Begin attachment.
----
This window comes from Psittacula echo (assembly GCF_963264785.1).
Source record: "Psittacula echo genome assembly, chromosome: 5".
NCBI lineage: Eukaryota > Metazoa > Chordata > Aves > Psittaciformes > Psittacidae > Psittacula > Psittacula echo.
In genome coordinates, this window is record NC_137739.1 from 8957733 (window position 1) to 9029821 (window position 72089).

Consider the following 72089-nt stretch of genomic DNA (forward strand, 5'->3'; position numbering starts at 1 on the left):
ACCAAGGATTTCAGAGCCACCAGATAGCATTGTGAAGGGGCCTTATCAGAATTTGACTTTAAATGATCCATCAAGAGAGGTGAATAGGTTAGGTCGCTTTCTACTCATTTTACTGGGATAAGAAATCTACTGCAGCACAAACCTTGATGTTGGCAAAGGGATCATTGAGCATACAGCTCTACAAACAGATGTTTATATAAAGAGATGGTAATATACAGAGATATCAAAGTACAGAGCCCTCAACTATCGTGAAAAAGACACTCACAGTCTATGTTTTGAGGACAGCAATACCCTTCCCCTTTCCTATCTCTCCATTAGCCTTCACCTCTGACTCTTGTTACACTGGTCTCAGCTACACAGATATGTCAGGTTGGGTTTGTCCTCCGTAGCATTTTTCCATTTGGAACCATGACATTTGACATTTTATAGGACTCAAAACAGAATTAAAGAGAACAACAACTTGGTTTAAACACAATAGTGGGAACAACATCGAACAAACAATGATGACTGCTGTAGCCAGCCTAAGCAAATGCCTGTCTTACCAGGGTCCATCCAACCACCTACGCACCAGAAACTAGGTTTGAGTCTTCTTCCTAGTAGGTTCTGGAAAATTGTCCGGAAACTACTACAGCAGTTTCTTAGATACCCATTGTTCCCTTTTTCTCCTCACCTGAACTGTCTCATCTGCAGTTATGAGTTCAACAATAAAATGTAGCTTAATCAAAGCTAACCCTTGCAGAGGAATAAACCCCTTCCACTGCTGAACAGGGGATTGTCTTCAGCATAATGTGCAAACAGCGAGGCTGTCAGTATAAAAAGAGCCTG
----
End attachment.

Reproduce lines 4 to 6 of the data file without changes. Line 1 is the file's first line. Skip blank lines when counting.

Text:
In genome coordinates, this window is record NC_137739.1 from 8957733 (window position 1) to 9029821 (window position 72089).

Consider the following 72089-nt stretch of genomic DNA (forward strand, 5'->3'; position numbering starts at 1 on the left):
ACCAAGGATTTCAGAGCCACCAGATAGCATTGTGAAGGGGCCTTATCAGAATTTGACTTTAAATGATCCATCAAGAGAGGTGAATAGGTTAGGTCGCTTTCTACTCATTTTACTGGGATAAGAAATCTACTGCAGCACAAACCTTGATGTTGGCAAAGGGATCATTGAGCATACAGCTCTACAAACAGATGTTTATATAAAGAGATGGTAATATACAGAGATATCAAAGTACAGAGCCCTCAACTATCGTGAAAAAGACACTCACAGTCTATGTTTTGAGGACAGCAATACCCTTCCCCTTTCCTATCTCTCCATTAGCCTTCACCTCTGACTCTTGTTACACTGGTCTCAGCTACACAGATATGTCAGGTTGGGTTTGTCCTCCGTAGCATTTTTCCATTTGGAACCATGACATTTGACATTTTATAGGACTCAAAACAGAATTAAAGAGAACAACAACTTGGTTTAAACACAATAGTGGGAACAACATCGAACAAACAATGATGACTGCTGTAGCCAGCCTAAGCAAATGCCTGTCTTACCAGGGTCCATCCAACCACCTACGCACCAGAAACTAGGTTTGAGTCTTCTTCCTAGTAGGTTCTGGAAAATTGTCCGGAAACTACTACAGCAGTTTCTTAGATACCCATTGTTCCCTTTTTCTCCTCACCTGAACTGTCTCATCTGCAGTTATGAGTTCAACAATAAAATGTAGCTTAATCAAAGCTAACCCTTGCAGAGGAATAAACCCCTTCCACTGCTGAACAGGGGATTGTCTTCAGCATAATGTGCAAACAGCGAGGCTGTCAGTATAAAAAGAGCCTG